Chet was a pragmatist who would ask the obvious question, “How are we going to pay for this?” Sister Angela would respond, “God will provide.”

“She never said it from any pretention.  It was always a statement of faith,” Chet said.

“Her comment was if we continue to get community support and it’s something the Lord wants us to be involved in, there will always be the support to be able to continue.”

Sister Angela served as La Puente director for several years.

La Puente’s board members were concerned that running a homeless shelter almost singlehandedly was burning out directors, so when a 29-year-old idealist recently returned from service work in Haiti showed up in June of 1989, they asked him if he would commit to two years. At $5 an hour, they were afraid that’s as long as he would stay.

Lance Cheslock never left.  He and his wife raised their three children here, with the youngest just leaving to college.

Under this tenure, La Puente’s services have grown to more than beds and meals for the homeless.  La Puente no has Outreach Services providing homeless prevention services such as rental and utility assistance;  Adelante Family Resource Center, helping families in need thrive across the SLV; PALS Children’s Program, a licensed day care program for children combatting instability; the Food Bank Network, providing food for families through 15 food pantries spread across the Valley; and more programs.

La Puente has also opened businesses that provide jobs and whose profit support the programs of La Puente.   These businesses include Milagros Coffee House, Rainbow’s End Thrift Stores in Alamosa, Monte Vista, and Center; and Hunt Avenue Boutique.

Chet commented Lance for his leadership in these endeavors and his leadership by example through selfless service. One example of Lance’s humility occurred when Lance attended a national homeless coalition gathering in Washington, D.C. While other attendees stayed at a hotel for $380 a night, Lance went to the local homeless shelter where he waited in line for five hours to get in, received one paper towel to dry up after his shower, had to hit the streets by 5 a.m. and suffered a bout with bed bugs.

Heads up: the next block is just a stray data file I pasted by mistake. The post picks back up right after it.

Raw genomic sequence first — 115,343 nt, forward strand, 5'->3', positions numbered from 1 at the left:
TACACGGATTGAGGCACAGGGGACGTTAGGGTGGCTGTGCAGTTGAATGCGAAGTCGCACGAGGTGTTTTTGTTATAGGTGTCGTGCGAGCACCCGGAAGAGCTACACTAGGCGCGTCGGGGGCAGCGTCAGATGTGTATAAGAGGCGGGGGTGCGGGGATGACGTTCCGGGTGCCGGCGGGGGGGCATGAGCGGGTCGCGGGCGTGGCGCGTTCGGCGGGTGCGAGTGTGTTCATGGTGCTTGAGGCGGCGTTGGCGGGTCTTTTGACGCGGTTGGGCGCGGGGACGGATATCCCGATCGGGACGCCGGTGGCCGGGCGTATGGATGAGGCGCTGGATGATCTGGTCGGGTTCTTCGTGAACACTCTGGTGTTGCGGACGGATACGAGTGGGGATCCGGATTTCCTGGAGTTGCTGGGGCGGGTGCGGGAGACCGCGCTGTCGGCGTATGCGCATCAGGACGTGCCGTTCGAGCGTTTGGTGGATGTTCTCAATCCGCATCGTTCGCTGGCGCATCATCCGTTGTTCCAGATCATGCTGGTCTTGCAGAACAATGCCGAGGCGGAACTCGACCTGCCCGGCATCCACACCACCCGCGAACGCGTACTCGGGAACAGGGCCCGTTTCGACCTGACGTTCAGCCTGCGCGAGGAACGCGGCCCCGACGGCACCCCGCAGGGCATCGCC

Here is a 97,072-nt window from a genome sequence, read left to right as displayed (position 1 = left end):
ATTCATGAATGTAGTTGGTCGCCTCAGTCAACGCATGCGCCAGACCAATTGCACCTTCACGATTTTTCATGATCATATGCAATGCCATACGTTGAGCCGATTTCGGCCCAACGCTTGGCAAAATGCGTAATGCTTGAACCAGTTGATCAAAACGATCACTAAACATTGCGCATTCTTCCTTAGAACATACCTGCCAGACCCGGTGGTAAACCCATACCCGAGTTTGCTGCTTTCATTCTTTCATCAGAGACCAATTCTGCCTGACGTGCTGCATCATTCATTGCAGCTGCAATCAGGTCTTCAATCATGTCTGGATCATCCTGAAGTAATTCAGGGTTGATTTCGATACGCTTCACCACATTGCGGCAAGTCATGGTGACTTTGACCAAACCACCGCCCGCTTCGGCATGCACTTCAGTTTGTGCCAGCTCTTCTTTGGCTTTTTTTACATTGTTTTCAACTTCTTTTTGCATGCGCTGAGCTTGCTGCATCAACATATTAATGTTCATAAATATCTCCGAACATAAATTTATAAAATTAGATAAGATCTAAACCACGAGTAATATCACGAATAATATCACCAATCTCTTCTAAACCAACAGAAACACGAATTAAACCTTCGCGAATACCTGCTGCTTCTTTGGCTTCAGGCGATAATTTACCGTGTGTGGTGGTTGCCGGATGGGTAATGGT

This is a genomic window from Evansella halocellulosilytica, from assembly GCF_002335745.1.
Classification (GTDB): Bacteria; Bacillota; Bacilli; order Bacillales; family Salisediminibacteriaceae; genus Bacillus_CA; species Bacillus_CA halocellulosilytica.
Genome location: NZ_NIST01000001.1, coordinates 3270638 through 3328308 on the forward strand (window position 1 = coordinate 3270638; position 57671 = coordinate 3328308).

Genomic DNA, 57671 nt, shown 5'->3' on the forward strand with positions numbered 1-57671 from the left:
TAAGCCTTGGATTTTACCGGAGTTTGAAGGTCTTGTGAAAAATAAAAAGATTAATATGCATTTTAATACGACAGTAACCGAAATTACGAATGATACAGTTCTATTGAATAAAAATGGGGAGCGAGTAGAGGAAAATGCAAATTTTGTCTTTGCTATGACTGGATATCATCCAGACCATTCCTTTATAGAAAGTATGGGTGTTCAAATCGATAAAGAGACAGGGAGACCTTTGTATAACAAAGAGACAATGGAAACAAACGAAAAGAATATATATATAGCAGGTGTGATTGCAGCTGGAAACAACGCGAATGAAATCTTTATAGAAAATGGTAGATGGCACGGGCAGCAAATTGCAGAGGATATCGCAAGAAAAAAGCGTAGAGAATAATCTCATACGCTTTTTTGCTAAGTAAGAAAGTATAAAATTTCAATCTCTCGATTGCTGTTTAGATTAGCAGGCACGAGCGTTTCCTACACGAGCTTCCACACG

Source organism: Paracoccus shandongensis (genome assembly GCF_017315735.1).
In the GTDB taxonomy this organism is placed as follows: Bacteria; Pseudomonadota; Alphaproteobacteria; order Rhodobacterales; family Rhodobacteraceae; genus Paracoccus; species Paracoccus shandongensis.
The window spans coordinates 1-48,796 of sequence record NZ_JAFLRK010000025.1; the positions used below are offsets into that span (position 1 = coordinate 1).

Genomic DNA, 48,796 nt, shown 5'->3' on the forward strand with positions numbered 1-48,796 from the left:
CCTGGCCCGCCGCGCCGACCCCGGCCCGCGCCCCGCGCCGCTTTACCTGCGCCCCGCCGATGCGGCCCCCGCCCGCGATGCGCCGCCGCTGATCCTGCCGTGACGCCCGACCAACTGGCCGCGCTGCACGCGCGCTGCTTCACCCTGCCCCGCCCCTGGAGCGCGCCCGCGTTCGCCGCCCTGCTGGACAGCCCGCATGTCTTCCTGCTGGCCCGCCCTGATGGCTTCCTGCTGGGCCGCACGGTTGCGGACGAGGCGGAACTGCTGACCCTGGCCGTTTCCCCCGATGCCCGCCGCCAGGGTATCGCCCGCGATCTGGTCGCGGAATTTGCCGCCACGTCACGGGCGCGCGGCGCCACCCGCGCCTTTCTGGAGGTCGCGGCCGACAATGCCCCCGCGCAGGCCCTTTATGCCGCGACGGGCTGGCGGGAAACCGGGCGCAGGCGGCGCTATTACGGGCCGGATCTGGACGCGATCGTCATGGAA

“It’s remarkable, “Chet said.  “You can’t replace someone like that.”

Lance would not see himself that way at all. “ I have always felt like I am more of a witness than a person doing things,” Lance said, “watching the need and watching these miracles happen all the time.

Miracles like…

…the shelter rarely buys groceries but always has a meal for its guests, sometimes through some very creative cooking.

…there was no money to pay the staff and board discussed whether it should wait until the end of the month to let everyone go, and someone would come to the shelter and say “I heard about you guys do.  I’ve got $1,000.  Would that help?”

…a family was moving out of the shelter into their new house and right before lunch asked if they could take some dishes with them, because they didn’t have any, and not 15 minutes later a woman walked into the shelter with a box of items she said was clearing out of her house and wondered if the shelter could use – dishes.

…three weeks ago the garden truck broke down and the next day somebody drove up to the garden to ask what was going on there and within two days brought a new truck for the garden.

“It would happen time after time after time,” Chet said.  “Whenever there was a need, that need would be fulfilled.”

He said, “It’s those types of experiences that continue to compel us to be involved.”

Lanced added, “Over and over again the little miracles that patched into that no one can take credit for, it’s just grace upon grace upon grace.”  He added that in every budget there is this unwritten line item that’s called grace.

“Over and over again it’s found us.”